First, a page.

It's even got William Holden's second best performance (he was better in Network). He plays Pike Bishop, the head of an outlaw gang of ace criminals. We are introduced to the gang when it is nearly 10 men strong, but after a gunfight with Thornton (Robert Ryan), Pike's old partner turned bounty hunter, there are only six. Relentlessly chased, they quickly take an offer to hold up a train and steal 16 crates of rifles from it. They return to the Mexico town, still being trailed by Thornton. The only Mexican in the gang, Angel (Jaime Sánchez), insists on taking one crate so that the general who hired him won't take over his village. When they return to the general, they give him the crates and he gives them the money, but not before taking Angel and torturing him for trying to arm his village. An argument between Pike and his closest comrade, Dutch (Ernest Borgnine), sparks a return to the general's compound and stand off between the five remaining outlaws and the general's army, which consists of roughly 200 men.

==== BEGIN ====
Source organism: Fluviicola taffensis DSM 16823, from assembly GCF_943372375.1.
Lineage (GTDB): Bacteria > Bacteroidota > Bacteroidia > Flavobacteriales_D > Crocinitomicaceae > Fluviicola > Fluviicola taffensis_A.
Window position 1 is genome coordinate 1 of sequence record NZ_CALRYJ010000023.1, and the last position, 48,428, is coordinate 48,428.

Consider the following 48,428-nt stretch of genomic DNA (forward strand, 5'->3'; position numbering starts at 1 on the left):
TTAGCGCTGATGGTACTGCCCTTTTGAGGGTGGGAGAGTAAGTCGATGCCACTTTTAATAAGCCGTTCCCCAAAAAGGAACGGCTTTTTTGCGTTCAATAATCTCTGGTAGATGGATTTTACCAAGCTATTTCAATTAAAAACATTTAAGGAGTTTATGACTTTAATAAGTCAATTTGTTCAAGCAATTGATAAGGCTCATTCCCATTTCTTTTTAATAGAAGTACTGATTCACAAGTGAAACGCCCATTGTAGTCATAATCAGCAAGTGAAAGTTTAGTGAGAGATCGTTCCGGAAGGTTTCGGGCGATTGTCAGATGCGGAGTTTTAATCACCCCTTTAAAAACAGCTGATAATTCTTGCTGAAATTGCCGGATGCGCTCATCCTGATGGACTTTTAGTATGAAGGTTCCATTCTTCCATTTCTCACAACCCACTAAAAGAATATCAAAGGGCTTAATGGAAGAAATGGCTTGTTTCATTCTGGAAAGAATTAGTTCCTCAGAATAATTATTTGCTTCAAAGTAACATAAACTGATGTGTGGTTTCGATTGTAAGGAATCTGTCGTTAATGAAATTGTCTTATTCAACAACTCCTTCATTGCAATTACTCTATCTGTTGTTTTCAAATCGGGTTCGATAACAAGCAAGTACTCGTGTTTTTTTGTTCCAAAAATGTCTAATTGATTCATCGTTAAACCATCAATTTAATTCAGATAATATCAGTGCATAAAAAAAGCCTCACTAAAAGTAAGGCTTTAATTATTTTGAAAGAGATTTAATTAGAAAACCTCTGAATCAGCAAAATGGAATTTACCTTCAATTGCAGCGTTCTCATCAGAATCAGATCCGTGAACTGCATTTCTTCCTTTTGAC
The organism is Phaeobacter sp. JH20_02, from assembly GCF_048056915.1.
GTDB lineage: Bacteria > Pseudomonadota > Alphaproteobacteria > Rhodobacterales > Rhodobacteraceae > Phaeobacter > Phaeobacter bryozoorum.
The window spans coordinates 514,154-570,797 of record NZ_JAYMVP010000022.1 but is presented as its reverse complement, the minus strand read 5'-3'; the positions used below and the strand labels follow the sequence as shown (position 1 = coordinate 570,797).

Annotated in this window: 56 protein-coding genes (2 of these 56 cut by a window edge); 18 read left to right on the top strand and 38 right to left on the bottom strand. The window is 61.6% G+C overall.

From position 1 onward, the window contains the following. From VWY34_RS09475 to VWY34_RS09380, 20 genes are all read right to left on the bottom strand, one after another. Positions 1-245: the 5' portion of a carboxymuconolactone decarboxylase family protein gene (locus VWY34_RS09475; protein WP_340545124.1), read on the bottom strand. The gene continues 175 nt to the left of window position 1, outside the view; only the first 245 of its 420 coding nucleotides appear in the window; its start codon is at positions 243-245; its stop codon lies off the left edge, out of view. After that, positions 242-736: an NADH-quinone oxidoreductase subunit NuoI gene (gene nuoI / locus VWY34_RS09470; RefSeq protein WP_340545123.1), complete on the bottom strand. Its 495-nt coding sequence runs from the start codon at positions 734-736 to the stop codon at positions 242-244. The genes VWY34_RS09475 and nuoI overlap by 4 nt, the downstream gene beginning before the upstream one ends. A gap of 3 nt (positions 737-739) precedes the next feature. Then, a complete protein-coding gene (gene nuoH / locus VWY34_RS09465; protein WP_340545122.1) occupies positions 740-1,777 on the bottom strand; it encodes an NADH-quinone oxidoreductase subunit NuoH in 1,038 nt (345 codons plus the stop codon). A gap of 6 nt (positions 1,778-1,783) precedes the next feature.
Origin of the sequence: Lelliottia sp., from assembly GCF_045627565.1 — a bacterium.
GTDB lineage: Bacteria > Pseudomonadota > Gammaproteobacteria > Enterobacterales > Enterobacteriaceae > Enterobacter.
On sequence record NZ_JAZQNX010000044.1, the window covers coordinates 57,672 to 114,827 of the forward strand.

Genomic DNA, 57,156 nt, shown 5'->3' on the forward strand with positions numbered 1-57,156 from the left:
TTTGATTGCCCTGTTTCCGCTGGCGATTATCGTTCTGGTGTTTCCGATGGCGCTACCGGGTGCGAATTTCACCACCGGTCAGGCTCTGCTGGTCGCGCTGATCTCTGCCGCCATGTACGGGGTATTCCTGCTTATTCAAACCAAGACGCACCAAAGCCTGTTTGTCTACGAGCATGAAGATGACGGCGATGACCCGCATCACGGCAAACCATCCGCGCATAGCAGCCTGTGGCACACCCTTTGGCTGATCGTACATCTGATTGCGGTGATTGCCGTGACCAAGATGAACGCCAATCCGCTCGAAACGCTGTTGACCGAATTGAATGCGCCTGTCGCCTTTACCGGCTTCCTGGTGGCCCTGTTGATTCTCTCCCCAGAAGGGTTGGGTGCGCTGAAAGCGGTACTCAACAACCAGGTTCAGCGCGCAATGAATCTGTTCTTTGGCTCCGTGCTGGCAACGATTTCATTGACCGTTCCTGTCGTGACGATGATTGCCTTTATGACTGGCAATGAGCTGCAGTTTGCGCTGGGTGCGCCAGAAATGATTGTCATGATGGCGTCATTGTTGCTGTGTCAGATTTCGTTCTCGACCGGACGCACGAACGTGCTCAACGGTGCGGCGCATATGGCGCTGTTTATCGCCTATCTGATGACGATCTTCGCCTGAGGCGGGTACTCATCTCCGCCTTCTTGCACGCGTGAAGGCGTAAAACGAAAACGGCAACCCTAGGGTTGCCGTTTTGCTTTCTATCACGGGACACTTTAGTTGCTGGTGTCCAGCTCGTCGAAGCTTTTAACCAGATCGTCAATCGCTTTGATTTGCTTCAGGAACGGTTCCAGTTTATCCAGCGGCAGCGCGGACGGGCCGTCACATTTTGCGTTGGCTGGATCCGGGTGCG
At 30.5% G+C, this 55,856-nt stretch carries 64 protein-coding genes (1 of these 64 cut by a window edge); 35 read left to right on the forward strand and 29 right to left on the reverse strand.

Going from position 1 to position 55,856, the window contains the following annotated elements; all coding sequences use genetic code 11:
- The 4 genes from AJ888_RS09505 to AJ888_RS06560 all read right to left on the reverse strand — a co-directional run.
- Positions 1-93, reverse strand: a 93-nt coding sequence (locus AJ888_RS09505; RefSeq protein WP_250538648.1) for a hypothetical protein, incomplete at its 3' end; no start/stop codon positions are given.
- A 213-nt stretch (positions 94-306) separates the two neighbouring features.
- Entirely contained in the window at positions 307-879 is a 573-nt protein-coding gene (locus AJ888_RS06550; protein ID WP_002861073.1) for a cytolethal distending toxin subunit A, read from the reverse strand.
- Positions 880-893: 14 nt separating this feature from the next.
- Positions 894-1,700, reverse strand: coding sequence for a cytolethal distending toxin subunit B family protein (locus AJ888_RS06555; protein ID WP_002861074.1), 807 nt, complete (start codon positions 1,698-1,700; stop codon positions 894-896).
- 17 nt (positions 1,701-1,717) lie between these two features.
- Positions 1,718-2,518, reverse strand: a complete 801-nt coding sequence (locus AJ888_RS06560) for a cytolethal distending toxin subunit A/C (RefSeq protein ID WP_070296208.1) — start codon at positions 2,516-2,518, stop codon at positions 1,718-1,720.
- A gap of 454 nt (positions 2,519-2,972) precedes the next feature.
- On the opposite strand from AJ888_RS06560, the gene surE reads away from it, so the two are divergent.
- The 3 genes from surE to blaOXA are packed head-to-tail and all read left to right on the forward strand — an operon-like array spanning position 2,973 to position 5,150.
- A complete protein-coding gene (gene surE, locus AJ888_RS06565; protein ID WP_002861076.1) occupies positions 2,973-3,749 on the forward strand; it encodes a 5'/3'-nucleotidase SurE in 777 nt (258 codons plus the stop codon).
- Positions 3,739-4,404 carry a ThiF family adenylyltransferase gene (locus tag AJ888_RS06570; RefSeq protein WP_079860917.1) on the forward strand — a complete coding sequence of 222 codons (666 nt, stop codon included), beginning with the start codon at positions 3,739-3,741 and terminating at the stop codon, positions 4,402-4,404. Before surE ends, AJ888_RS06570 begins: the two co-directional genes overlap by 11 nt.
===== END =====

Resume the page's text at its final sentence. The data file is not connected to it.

Continue reading: The Wild Bunch Review
It's nothing like the country vibe we were anticipating.
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